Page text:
8. "In patients who have had manganese intoxication, the MRI can have diagnostic value provided the scans are done within less than 6 months of cessation of exposure, whereas blood, serum or urine Mn concentrations are not very useful for neurotoxic risk assessment. Nevertheless, increased manganese levels in blood were often found in groups of workers exposed to Mn dust and fumes." [Sequelae of fume exposure in confined space welding: a neurological and neuropsychological case series]
  9. "It is a very important finding that this group of 11 clinical welders cases had MnB concentrations from 5.85 ug/L to 14.6 ug/L with a concomitant dose-dependent deterioration of neuropsychological functions (see multiple regression results) which is paralleled by significant inverse associations between neuropsychological performances and the cumulative dose of air-Mn (CEI) over a relatively short exposure period (8.1-28 months)." [Sequelae of fume exposure in confined space welding: a neurological and neuropsychological case series]
  10. "Inhalation of respirable Mn particles may via the lung alveoli lead to a rather quick systemic absorption of manganese that bypasses the hepatic homeostasis and crosses the blood/brain barrier making Mn exposure from welding fumes a greater neurotoxic risk than Mn exposure from other types of occupational exposure such as in mining, dry cell battery production and chemical manufacturing." [Sequelae of fume exposure in confined space welding: a neurological and neuropsychological case series]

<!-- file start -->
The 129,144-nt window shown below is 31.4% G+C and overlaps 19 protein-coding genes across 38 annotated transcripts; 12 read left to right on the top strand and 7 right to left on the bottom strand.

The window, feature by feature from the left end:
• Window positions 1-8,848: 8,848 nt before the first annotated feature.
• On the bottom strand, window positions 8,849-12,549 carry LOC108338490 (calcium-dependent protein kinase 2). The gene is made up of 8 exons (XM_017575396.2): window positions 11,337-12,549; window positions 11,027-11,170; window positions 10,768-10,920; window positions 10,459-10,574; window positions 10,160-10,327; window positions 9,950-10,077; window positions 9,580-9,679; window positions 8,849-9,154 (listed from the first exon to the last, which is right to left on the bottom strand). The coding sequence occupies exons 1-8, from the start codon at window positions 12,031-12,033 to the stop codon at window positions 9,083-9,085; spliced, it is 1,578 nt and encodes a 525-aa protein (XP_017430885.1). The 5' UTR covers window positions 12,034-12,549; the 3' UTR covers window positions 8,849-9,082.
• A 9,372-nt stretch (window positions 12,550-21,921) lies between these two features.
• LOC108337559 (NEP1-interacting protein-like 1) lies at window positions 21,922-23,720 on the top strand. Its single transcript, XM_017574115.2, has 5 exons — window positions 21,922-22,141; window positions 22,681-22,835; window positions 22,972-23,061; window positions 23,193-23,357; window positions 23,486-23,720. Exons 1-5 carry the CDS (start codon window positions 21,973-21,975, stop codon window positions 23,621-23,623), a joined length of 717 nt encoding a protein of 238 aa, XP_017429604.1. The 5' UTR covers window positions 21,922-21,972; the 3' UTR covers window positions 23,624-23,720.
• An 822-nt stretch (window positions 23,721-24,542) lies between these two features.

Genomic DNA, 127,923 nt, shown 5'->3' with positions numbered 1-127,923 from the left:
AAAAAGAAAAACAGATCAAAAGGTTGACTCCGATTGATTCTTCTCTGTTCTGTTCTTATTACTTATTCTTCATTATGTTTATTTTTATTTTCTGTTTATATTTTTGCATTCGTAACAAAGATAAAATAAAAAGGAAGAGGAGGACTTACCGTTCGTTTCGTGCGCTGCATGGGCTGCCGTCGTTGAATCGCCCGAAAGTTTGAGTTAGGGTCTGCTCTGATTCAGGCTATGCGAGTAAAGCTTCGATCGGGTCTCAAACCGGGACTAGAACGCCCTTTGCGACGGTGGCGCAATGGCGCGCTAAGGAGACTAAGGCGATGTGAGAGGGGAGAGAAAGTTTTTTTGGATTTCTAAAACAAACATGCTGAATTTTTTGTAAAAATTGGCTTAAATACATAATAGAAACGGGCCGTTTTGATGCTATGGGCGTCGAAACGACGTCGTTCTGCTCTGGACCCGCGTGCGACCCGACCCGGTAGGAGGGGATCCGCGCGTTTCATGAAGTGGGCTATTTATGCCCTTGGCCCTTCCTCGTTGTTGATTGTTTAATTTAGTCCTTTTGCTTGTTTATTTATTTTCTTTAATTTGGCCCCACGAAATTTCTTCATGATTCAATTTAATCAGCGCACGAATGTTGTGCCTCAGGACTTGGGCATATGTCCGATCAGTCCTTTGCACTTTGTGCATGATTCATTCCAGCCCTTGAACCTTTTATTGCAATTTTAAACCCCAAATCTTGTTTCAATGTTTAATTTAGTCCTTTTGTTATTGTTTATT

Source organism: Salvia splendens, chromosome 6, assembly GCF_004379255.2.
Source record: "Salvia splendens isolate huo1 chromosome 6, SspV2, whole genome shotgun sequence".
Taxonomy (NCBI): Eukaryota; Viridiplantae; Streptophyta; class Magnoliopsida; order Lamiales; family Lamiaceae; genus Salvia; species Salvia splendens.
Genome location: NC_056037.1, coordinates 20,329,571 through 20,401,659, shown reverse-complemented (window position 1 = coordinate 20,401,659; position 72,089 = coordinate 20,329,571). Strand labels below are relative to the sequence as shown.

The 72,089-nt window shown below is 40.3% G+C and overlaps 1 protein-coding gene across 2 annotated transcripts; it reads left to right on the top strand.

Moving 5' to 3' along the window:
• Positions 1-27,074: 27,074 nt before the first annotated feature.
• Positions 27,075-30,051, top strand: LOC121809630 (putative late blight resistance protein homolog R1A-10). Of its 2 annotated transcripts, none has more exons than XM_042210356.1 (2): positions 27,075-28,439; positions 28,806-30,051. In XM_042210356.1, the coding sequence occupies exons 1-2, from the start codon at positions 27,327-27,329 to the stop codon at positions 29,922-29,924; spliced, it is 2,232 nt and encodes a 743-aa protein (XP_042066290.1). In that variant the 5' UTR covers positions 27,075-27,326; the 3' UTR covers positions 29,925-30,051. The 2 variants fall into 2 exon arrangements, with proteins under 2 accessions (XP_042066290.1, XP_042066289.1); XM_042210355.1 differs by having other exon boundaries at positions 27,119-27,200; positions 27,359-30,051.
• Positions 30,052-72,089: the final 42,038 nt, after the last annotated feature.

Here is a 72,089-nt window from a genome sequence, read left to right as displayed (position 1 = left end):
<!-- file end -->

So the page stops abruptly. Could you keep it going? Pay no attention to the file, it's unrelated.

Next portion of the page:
11. "Twenty-eight studies show an exposure-response relationship between Mn and neurobehavioral effects, including 11 with continuous exposure metrics and six with three or four levels of contrasted exposure. The effects of sustained low-concentration exposures to Mn are consistent with the manifestations of early manganism, i.e., consistent with parkinsonism." [Neurobehavioral Deficits and Parkinsonism in Occupations with Manganese Exposure: A Review of Methodological Issues in the Epidemiological Literature]
  1. "Neurobehavioral changes, such as performance decrements on standardized neuropsychological tests and adverse symptoms, have been consistently reported in studies of welders and other workers with known or likely sustained exposures to respirable Mn. Workers with these Mn exposures are at risk for developing neurological effects.
  2. These effects are consistent with signs of early manganism.
  3. Although some research has suggested that Mn exposures confer increased risk of PD (which might include accelerated onset or detection), and may perturb dopamine metabolism, this has not yet been established.
  4. Statistically significant adverse neurobehavioral effects have been reported at airborne concentrations below 0.2 mg/m3 Mn."

Prevention of Manganism

"The data examined here suggest that arc welding produces manganese exposures that are frequently close to or in excess of the current ACGIH TLV of 0.2 mg/m3. This may present an increased risk of neurological impairment depending on the magnitude and duration of the exposures, the individual's susceptibility, and other factors. The data suggest that local exhaust ventilation can be effective at reducing these exposures, and that in cases where it is not feasible to use it, respiratory protection is needed." [Manganese, iron, and total particulate exposures to welders]

See Parkinson Disease: No Established Occupational Causes.


Last Editied: 15 March, 2015